Animals’ Intelligence and IQ Test

Just because humans (HSs) do not know (and cannot imagine) animals’ abilities, and always judge them by human standards does not mean animals (nHSs) are of lower intelligence. Intelligence is a relative notion. There are many vague definitions of it that can be summarised as:

‘Intelligence is what we measure with intelligence tests’. I’d define intelligence as ‘the understanding of the world, and the ability to adapt to it, think about it and act on it’.

It is (how shall I put it?) *not very clever* to measure animals’ IQ with IQ tests designed for humans. If humans measure their human abilities by the animals’ IQ tests, where will they find themselves – on the borderline? in the region of mild or severe mental retardation? If you want to experience unfairness of IQ tests for yourself and get the idea what it is like to be doomed as an idiot (I mean it as a diagnosis, not as an insult!), try to do the following Animals’ IQ test – non-human animals’ IQ test.

The nHS IQ test

  1. Can you identify the position of a distant object (e.g. 2-3 miles away from you) in relation to the direction of the sun and communicate its location, distance and desirability to your friend via a waggle dance?

Yes: 5

No: 0

  1. Can you see ultraviolet?

Yes: 5

No: 0

  1. In a dark unfamiliar room can you identify the objects under the table?

Yes: 5

No: 0

  1. Using seismic communication (making the ground rumble by stomping on it), can you send a message to your friend who lives 20 miles away from you?

Yes: 5

No: 0

  1. Can you memorise a 9000-mile route across unmarked open terrain after travelling just once?

Yes: 5

No: 0

  1. Take 500 nuts and bury them one by one in 500 holes in a park. How many nuts can you recover after two months (using the method of triangulation, relying on the relative position of trees and buildings, and the angles and distances between these distant landmarks)?

1-10:            1

11-100:       2

101-200:     3

201-400:    4

401-500:    5

  1. Can you predict a seizure in a person 30 minutes before it happens?

Yes: 5

No: 0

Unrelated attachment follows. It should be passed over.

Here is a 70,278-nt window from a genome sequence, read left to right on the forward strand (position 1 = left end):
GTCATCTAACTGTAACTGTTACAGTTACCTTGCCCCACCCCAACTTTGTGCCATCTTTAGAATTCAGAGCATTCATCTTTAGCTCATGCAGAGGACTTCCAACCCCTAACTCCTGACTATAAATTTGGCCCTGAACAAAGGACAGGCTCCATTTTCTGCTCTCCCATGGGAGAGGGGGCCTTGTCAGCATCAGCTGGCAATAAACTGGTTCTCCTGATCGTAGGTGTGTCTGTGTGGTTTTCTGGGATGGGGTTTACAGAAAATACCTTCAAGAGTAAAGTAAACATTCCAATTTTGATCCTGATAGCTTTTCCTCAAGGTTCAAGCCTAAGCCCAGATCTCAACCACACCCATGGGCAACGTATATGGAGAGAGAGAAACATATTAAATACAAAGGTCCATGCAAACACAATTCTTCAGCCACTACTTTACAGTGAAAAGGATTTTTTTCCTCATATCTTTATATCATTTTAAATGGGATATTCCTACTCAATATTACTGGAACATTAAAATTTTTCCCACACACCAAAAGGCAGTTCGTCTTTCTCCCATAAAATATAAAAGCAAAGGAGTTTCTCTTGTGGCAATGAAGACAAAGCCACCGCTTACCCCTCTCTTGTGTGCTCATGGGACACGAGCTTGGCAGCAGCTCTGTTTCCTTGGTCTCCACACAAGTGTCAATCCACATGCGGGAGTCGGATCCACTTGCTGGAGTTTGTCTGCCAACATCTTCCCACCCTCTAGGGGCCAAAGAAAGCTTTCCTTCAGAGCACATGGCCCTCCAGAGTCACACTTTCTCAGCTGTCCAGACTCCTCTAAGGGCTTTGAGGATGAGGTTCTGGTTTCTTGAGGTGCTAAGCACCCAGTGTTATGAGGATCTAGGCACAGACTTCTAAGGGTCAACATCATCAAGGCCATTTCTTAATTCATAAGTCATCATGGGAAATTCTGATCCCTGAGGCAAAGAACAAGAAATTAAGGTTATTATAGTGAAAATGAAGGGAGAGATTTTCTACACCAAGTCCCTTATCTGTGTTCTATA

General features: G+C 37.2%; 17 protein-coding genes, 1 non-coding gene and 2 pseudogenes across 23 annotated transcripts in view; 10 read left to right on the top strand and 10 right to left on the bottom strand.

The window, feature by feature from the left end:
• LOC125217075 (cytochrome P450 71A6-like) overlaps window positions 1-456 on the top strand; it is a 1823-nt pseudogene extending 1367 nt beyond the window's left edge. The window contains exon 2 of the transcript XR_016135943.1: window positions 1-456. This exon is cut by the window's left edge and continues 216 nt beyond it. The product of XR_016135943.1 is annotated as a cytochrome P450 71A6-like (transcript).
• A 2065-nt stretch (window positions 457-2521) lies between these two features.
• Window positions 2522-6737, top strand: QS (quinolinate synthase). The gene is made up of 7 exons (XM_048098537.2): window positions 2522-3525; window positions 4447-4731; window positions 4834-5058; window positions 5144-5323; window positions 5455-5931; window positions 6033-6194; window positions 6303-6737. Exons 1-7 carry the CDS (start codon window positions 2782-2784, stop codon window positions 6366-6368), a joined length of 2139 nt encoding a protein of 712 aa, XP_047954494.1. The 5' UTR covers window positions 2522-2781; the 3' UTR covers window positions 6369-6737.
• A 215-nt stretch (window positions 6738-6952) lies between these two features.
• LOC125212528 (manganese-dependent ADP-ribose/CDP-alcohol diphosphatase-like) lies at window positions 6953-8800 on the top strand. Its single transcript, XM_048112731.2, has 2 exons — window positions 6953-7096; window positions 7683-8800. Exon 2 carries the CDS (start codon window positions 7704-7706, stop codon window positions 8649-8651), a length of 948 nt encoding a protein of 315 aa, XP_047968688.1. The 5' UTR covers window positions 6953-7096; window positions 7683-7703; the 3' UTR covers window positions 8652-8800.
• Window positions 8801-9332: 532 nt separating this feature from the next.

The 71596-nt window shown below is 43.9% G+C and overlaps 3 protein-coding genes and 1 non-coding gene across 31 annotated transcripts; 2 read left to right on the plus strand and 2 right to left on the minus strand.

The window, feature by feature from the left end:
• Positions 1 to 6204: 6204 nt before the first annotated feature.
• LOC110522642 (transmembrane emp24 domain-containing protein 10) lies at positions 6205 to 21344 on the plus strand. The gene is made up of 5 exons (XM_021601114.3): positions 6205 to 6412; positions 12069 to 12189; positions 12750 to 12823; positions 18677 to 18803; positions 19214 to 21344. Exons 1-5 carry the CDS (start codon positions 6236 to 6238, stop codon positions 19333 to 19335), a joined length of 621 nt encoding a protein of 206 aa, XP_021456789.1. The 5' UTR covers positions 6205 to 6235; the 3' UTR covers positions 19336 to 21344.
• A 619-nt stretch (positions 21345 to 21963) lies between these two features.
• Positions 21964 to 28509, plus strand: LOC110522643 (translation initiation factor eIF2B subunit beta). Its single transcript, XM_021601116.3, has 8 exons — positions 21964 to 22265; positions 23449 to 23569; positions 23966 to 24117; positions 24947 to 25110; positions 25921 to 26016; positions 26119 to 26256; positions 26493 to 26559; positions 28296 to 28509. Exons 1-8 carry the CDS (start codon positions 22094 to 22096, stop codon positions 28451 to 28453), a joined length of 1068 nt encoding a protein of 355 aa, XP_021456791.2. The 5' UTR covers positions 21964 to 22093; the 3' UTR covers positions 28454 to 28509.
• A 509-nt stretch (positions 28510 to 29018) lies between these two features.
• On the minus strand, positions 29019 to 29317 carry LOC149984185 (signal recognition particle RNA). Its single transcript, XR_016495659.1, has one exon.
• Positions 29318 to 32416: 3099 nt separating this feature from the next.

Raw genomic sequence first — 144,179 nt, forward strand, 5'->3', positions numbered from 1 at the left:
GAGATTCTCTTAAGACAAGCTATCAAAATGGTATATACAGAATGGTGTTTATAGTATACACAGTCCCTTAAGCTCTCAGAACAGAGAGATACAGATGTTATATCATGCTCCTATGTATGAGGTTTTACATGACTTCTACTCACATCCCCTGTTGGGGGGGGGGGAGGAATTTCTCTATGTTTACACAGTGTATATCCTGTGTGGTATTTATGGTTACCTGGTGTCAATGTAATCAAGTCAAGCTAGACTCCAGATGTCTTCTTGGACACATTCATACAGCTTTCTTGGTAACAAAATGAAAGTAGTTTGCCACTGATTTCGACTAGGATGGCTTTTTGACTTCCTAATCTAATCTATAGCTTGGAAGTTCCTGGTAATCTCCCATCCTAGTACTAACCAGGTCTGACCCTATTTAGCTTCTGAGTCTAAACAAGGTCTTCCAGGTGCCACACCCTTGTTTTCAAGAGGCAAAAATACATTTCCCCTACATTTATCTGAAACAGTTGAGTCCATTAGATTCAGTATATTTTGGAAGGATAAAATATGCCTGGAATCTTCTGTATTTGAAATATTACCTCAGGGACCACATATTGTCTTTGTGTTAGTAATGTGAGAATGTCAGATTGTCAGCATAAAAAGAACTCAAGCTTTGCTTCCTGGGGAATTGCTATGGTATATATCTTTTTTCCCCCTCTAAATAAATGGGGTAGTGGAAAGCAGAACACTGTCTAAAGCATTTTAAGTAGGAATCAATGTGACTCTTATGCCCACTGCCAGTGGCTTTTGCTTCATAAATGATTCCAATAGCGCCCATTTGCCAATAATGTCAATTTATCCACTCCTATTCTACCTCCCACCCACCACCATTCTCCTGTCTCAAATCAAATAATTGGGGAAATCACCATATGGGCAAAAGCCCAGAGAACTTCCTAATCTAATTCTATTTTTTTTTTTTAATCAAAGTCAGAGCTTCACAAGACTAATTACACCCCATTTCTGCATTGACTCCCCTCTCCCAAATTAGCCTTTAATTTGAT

Now add your points together and check the nHS IQ:

0-10: severe mental retardation

11-20: average abilities

31-35: higher than average

(Happy with the results?)

Every creature (both human and non-human) has senses/ cognition/ intelligence for their particular world. They have developed very specific abilities necessary for their needs in their environment. (That’s why the results of laboratory experiments should be interpreted with caution; they are not necessarily valid because animals in their natural habitat behave differently from those in artificial environments.) Each animal is intelligent for its own habitat. Cats are good at ‘cat things’ and dogs are doggy in their behaviour. They are all intelligent in their own ways. Can humans boast that they behave ‘humanly’ all the time? Are they smarter than animals while making decisions?


(T.O. Daria “Dasha’s Journal: A Cat Reflects on Life, Catness and Autism”  )


4 thoughts on “Animals’ Intelligence and IQ Test

Add yours

  1. Brilliant post… Thanks very much for the quiz…of course I failed miserably, but then, I am only a human. You should check out my blog…the one titled ‘Why do we hurt Animals.’ I think you’d find the animal communication video on ‘Diabolo’ (a black leopard) getting renamed ‘Spirit’ after a session with a South African human to animal communicator.
    I housesit a lot of animals, and I put my successes down to the fact that I can pick up on how the animals are feeling. It can be challenging when dealing with an angry pet who feels abandoned by its guardians who leave for long trips. I always explain (through thoughts and pictures in my head), where they have gone, how long they will be away and that I will do my best to make life comfortable for them. It works…they understand and settle down quite a bit right away. I don’t really know how it works, but all animals appreciate an explanation of what is happening!

    And if you have time, check out my piece ‘Bee all, End All,’ as I have recorded my most extraordinary experience saving cold bees, who once warmed, help each other!
    A woman once observed me lifting a drowning bee on to my hand and letting it stay there to dry and warm itself before flying away (I do this quite often). “Aren’t you worried that it will sting you?” She had asked, alarmed! I replied that the bee is aware of its rescue and that I have never been stung doing this.
    Intention is everything. Treat an animal as your equal, and you will have a good friend for life!

    Liked by 2 people

  2. There has never been any doubt in my mind that animals … almost all species … are smarter than humans. Animals still listen to their instincts, whereas humans have trained themselves to ignore instincts and have, in fact replaced instinct with such things as a superiority complex. This is why in my next life I am planning to be a wolf.

    Liked by 2 people

  3. Your comment made me think which animal I’d like to be. A cat? An elephant? An ant? A whale? … After half an hour – still undecided. Each species is interesting in its own right. I’ll keep thinking 🙂

    Liked by 1 person

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